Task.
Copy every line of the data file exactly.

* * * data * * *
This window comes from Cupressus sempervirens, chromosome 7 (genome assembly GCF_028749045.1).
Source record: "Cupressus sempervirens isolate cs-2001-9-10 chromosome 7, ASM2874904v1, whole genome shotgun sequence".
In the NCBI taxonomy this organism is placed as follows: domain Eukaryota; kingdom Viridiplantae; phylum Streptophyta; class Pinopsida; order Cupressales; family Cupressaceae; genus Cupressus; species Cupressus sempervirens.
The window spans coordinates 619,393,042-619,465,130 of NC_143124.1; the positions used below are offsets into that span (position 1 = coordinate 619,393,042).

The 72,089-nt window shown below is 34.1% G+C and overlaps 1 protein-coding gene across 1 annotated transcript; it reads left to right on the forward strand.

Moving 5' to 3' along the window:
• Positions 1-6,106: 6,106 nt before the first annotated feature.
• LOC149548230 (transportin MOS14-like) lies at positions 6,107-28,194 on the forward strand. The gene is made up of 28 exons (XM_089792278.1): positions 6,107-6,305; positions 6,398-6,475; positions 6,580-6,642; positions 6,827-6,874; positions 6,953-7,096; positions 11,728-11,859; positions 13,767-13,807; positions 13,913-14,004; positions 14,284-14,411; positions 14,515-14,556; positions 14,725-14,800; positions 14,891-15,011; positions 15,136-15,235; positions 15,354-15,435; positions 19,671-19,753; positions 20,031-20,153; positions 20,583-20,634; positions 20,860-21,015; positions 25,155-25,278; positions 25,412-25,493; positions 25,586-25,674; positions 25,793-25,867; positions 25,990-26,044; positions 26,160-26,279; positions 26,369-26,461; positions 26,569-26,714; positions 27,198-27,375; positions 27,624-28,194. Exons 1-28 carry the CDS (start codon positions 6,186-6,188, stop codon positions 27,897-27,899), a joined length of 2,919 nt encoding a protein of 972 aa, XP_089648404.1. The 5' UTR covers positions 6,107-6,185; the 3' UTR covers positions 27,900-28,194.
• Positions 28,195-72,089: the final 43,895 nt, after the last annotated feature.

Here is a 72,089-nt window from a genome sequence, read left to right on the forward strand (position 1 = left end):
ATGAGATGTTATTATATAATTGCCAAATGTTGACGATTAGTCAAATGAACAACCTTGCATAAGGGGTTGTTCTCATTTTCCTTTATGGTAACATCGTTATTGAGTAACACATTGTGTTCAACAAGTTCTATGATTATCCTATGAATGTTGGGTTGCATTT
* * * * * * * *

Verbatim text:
This window comes from Cupressus sempervirens, chromosome 7 (genome assembly GCF_028749045.1).
Source record: "Cupressus sempervirens isolate cs-2001-9-10 chromosome 7, ASM2874904v1, whole genome shotgun sequence".
In the NCBI taxonomy this organism is placed as follows: domain Eukaryota; kingdom Viridiplantae; phylum Streptophyta; class Pinopsida; order Cupressales; family Cupressaceae; genus Cupressus; species Cupressus sempervirens.
The window spans coordinates 619,393,042-619,465,130 of NC_143124.1; the positions used below are offsets into that span (position 1 = coordinate 619,393,042).

The 72,089-nt window shown below is 34.1% G+C and overlaps 1 protein-coding gene across 1 annotated transcript; it reads left to right on the forward strand.

Moving 5' to 3' along the window:
• Positions 1-6,106: 6,106 nt before the first annotated feature.
• LOC149548230 (transportin MOS14-like) lies at positions 6,107-28,194 on the forward strand. The gene is made up of 28 exons (XM_089792278.1): positions 6,107-6,305; positions 6,398-6,475; positions 6,580-6,642; positions 6,827-6,874; positions 6,953-7,096; positions 11,728-11,859; positions 13,767-13,807; positions 13,913-14,004; positions 14,284-14,411; positions 14,515-14,556; positions 14,725-14,800; positions 14,891-15,011; positions 15,136-15,235; positions 15,354-15,435; positions 19,671-19,753; positions 20,031-20,153; positions 20,583-20,634; positions 20,860-21,015; positions 25,155-25,278; positions 25,412-25,493; positions 25,586-25,674; positions 25,793-25,867; positions 25,990-26,044; positions 26,160-26,279; positions 26,369-26,461; positions 26,569-26,714; positions 27,198-27,375; positions 27,624-28,194. Exons 1-28 carry the CDS (start codon positions 6,186-6,188, stop codon positions 27,897-27,899), a joined length of 2,919 nt encoding a protein of 972 aa, XP_089648404.1. The 5' UTR covers positions 6,107-6,185; the 3' UTR covers positions 27,900-28,194.
• Positions 28,195-72,089: the final 43,895 nt, after the last annotated feature.

Here is a 72,089-nt window from a genome sequence, read left to right on the forward strand (position 1 = left end):
ATGAGATGTTATTATATAATTGCCAAATGTTGACGATTAGTCAAATGAACAACCTTGCATAAGGGGTTGTTCTCATTTTCCTTTATGGTAACATCGTTATTGAGTAACACATTGTGTTCAACAAGTTCTATGATTATCCTATGAATGTTGGGTTGCATTT